March 17, 2015
The ugly word “Grexit” should never have been coined. More than a conventional default, a decision to walk away from a currency is more akin to ripping up the rules of the game. It has only happened at moments of historic failure, such as when Weimar Germany abandoned the old mark. No wonder the architects of the euro left no arrangements for a country to leave.
Since the radical leftwing party Syriza ascended to power, the obstreperous behaviour of its leaders has led to increasing talk of Greece leaving the euro. This is not just a threat designed to bring Athens in line. After governments of every hue failed convincingly to reform the economy, Greek voters in January elected a party that vowed to undo what progress had been made. Rather than endure the weary charade of promises delivered in bad faith in return for debts being extended, many Europeans (including most Germans) would prefer that Greece end the drama and restore the drachma.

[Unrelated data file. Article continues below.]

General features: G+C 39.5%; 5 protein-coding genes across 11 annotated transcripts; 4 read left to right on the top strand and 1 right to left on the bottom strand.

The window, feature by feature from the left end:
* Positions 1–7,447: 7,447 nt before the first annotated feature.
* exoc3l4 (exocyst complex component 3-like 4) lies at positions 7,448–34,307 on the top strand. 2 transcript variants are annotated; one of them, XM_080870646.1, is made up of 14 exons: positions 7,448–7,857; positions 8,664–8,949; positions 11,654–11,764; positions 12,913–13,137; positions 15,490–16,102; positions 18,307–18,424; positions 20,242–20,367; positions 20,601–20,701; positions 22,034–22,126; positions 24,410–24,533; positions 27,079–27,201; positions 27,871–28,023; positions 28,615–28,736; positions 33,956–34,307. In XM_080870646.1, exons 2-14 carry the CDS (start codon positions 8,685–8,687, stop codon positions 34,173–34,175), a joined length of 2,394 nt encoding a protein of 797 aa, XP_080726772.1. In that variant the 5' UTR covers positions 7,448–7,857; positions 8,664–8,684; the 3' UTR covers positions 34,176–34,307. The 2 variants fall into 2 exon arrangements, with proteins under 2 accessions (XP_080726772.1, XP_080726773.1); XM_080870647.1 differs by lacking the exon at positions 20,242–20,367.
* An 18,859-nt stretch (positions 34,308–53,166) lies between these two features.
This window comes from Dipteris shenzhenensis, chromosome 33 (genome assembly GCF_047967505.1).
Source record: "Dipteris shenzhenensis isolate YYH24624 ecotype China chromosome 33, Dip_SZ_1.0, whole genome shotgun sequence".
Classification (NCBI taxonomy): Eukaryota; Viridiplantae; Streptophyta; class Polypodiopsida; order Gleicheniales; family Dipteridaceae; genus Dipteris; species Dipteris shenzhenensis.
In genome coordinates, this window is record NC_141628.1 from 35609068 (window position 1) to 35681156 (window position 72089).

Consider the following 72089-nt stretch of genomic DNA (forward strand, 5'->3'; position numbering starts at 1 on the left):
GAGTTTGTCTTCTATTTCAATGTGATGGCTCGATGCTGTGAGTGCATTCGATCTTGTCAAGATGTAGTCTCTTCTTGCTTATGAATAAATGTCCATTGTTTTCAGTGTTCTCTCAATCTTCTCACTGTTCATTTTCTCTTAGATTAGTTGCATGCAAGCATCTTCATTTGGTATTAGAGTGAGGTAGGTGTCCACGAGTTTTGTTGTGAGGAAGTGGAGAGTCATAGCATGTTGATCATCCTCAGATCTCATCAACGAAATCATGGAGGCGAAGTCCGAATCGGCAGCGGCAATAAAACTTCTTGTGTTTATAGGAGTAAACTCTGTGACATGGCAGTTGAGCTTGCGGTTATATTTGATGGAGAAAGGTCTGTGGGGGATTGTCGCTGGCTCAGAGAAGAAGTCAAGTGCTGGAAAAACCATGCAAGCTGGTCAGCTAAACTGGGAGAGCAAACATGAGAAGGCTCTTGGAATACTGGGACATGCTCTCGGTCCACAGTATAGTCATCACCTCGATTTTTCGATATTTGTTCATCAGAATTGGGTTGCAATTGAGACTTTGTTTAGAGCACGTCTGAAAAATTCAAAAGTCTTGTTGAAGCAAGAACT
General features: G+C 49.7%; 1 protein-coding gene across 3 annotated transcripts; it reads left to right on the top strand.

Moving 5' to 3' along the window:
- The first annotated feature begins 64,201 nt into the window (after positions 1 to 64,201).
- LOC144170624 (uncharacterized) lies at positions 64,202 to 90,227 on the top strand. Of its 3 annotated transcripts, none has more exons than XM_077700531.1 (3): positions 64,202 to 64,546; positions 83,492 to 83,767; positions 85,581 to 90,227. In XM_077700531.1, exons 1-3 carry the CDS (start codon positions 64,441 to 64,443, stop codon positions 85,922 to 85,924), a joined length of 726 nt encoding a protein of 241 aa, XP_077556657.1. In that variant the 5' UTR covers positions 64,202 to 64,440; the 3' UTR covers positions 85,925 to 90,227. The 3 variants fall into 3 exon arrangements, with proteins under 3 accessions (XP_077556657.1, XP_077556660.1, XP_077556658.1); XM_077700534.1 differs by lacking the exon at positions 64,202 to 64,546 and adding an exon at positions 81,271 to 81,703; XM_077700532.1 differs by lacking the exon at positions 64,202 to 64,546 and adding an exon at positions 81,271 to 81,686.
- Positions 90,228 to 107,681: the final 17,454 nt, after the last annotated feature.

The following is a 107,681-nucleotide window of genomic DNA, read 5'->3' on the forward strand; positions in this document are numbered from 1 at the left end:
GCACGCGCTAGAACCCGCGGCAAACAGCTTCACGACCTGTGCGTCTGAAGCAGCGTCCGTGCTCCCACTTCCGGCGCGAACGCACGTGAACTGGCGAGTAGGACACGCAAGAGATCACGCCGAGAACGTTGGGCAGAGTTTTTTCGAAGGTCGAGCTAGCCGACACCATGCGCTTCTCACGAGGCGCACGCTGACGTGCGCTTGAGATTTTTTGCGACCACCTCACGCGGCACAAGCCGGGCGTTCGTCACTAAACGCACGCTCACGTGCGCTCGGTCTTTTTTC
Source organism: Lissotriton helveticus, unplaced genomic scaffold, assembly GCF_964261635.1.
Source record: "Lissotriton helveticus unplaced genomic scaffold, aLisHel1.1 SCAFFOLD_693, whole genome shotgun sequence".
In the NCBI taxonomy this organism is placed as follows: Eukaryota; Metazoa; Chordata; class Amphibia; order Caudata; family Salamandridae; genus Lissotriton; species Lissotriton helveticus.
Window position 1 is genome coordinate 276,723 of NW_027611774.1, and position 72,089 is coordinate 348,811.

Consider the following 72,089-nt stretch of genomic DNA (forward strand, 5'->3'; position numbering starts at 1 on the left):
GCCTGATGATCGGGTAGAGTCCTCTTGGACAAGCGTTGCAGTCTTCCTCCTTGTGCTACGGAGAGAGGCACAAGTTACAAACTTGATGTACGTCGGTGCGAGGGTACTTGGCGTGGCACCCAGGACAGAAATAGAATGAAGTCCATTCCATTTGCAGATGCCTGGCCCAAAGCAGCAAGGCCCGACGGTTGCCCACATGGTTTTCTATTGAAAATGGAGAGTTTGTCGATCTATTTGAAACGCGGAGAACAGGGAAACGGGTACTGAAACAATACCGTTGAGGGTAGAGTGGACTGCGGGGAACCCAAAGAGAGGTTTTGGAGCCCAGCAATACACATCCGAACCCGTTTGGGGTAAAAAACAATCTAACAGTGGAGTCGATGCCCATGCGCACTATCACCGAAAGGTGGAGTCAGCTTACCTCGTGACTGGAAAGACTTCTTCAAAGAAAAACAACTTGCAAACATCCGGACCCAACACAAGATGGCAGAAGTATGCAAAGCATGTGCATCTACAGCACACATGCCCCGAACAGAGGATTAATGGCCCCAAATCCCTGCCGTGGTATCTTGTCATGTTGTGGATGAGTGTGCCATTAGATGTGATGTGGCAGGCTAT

They do so in the apparent confidence that this would no longer create an existential crisis for Europe. Financial exposure to Greece is much less than in 2012. Anyone holding Greek debts will have written them down a long way. There are now thick firewalls against the failure of one state cascading into the others. Finally, the ECB is much better equipped to tackle financial stress than at the apex of the euro-crisis three years ago.